An elder god, demon residing in its valley, it was the eternal rival of the Elder God of Earth Satha, most commonly known as Set, and sought to overthrow all the other Gods. He manipulated some of Set's worshipers into forming their own cult independent of Set, the Sect of the Red Serpent, and gave them the Serpent Scepter which canceled out the Serpent Crown's influence.
After killing Bragi and his tribe, Niord wanted to avenge his brother-in-arms, and used Satha's venom for his arrows to fight the demon. As he tried to get his attention a fur-covered being emerged playing a flute, but after killing the creature the flute kept playing and soon the Worm emerged. Niord tried to fight the demon by shooting it with his poisoned arrows, but the creature managed to throw the Aesir to the woods heavily injuring him, while the Worm retreated. As Niord was dying, the Worm sought to use his soul in his quest and reincarnated him through different millennia.
When Niord began dying as James Allison, the Wyrm used him and the bodies of his previous lifetimes to gather the warriors, Conan, Solomon Kane, Dark Agnes, and Moon Knight into a quest to defeat Set, which would allow the Wyrm to finally achieve his goal. However, after the defeat of Set, the heroes battled the Wyrm in the Hyborian Age, after learning the truth, and with their combined effort, along with the help of Allison, Khonshu, and Set's priestess, Satyne, managed to defeat the Wyrm.
- Immortality: as a demon, the Wyrm was nearly immortal.
- Resurrection: the Wyrm was able to reincarnate Niord through different millennia.
- Time Travel: the Wyrm was able to travel through different time periods.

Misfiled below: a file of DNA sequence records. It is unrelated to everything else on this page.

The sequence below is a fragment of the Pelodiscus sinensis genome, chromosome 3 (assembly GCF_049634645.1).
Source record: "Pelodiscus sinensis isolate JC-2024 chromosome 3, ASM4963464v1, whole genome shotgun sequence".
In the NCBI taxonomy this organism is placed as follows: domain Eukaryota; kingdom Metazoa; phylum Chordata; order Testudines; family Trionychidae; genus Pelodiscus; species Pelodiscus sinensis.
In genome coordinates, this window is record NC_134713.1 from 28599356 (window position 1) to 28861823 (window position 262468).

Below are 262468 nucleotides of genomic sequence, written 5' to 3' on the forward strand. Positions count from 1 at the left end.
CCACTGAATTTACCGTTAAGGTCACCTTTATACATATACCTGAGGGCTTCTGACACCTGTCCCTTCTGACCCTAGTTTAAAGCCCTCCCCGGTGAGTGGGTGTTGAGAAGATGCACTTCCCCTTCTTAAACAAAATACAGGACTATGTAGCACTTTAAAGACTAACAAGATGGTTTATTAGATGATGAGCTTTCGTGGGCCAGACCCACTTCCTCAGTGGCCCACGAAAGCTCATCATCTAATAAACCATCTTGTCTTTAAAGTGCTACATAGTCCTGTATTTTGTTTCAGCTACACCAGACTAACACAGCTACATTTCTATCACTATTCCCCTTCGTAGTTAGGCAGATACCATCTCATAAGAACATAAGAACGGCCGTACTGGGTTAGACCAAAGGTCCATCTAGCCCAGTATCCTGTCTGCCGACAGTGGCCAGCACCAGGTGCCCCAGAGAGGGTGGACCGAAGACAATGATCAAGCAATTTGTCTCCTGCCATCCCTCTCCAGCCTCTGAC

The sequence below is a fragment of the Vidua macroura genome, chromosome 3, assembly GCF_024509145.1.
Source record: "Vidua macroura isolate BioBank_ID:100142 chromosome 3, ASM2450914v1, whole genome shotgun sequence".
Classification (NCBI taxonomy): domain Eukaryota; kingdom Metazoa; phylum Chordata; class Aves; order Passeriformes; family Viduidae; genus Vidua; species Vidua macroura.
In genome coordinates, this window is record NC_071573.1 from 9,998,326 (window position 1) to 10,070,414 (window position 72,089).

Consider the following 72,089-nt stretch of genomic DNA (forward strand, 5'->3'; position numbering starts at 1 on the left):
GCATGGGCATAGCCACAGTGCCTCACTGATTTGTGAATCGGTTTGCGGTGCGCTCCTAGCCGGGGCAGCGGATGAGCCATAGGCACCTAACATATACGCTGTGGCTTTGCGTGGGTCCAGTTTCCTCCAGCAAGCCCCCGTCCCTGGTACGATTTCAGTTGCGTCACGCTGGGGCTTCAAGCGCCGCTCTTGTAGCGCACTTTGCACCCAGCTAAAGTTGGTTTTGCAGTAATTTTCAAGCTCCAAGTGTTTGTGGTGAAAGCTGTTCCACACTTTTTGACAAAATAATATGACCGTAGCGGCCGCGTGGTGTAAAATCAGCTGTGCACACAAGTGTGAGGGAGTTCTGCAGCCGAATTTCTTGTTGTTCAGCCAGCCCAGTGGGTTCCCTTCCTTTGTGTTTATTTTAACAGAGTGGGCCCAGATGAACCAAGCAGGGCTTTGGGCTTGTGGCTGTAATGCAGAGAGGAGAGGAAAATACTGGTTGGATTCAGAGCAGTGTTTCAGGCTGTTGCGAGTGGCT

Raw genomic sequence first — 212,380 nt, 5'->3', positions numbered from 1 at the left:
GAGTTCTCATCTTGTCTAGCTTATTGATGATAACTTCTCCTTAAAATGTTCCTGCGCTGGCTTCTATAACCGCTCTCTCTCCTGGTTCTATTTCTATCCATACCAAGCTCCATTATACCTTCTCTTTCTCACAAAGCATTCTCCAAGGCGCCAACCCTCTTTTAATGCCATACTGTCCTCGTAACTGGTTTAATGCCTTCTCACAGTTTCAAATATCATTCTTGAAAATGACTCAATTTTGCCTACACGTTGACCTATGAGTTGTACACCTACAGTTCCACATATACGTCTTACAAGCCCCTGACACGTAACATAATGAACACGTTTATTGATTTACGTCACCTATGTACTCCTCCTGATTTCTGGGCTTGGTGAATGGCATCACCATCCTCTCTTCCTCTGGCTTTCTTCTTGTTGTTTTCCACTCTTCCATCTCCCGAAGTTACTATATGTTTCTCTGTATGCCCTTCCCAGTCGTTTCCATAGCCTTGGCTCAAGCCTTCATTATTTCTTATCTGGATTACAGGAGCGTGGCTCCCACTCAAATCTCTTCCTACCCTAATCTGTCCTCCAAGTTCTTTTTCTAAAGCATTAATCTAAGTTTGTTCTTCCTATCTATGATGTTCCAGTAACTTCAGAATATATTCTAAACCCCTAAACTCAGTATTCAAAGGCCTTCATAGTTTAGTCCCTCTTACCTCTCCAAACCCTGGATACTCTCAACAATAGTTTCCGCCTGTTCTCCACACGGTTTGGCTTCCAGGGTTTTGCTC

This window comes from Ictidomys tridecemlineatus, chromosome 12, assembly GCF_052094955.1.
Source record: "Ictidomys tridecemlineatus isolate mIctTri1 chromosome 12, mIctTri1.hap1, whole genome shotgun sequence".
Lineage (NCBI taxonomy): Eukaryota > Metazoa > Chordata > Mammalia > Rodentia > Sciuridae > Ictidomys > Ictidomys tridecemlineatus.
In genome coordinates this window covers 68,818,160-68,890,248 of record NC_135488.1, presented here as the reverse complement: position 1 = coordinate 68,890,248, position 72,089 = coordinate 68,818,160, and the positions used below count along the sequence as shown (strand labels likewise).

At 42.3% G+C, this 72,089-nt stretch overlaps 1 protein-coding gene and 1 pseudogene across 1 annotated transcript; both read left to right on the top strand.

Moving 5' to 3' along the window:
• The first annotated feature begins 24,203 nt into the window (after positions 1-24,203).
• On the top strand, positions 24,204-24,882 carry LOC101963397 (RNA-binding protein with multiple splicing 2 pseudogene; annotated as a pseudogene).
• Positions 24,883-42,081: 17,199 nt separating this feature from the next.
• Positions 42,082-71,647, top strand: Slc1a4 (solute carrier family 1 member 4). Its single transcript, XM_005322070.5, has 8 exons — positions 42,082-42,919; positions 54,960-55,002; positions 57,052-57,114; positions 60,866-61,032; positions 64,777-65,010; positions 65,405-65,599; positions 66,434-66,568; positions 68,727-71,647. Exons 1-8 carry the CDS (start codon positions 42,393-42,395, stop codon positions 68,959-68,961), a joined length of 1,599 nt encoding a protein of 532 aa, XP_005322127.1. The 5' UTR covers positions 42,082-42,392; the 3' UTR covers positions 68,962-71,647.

- Mind Control: it was able to manipulate James Allison.
- The Worm was created by Robert E. Howard in his James Allison story "The Valley of the Worm", which was adapted in Supernatural Thrillers #3 (April, 1973), written by Roy Thomas and Gerry Conway, and penciled by Gil Kane.
- Though renamed "The Wyrm" in Conan: Serpent War, the Worm could be somewhat related to De Vermis Mysteriis, with Solomon Kane and Moon Knight finding forbidden books, among them seemingly De Vermis Mysteriis (the whole cover isn't seen on-panel), while attacking bases of worshipers of Set in .
- In his Cthulhu Mythos short story "Jerusalem's Lot (Night Shift; 1978), Stephen King introduced "The Worm", "Gyyagin vardar!' [...] Servant of Yogsoggoth, the Nameless One! The Worm from beyond Space! Star Eater! Blinder of Time! Verminis!", a being tied to De Vermis Mysteriis.
- In "Birthright!" (Monsters Unleashed #3; November, 1973), also written by Roy Thomas (without Gerry Conway) and penciled by Gil Kane, the Worm in the Lost Valley was possibly inspired by the Worm of the Valley of the Worm: He shares its name, resembles it in aspect, and the battle in which he dies is the stuff of later legends.
- 6 appearance(s) of Worm (Country of the Worm) (Earth-616)
- 1 mention(s) of Worm (Country of the Worm) (Earth-616)
- 3 image(s) of Worm (Country of the Worm) (Earth-616)
- 1 victim(s) killed by Worm (Country of the Worm) (Earth-616)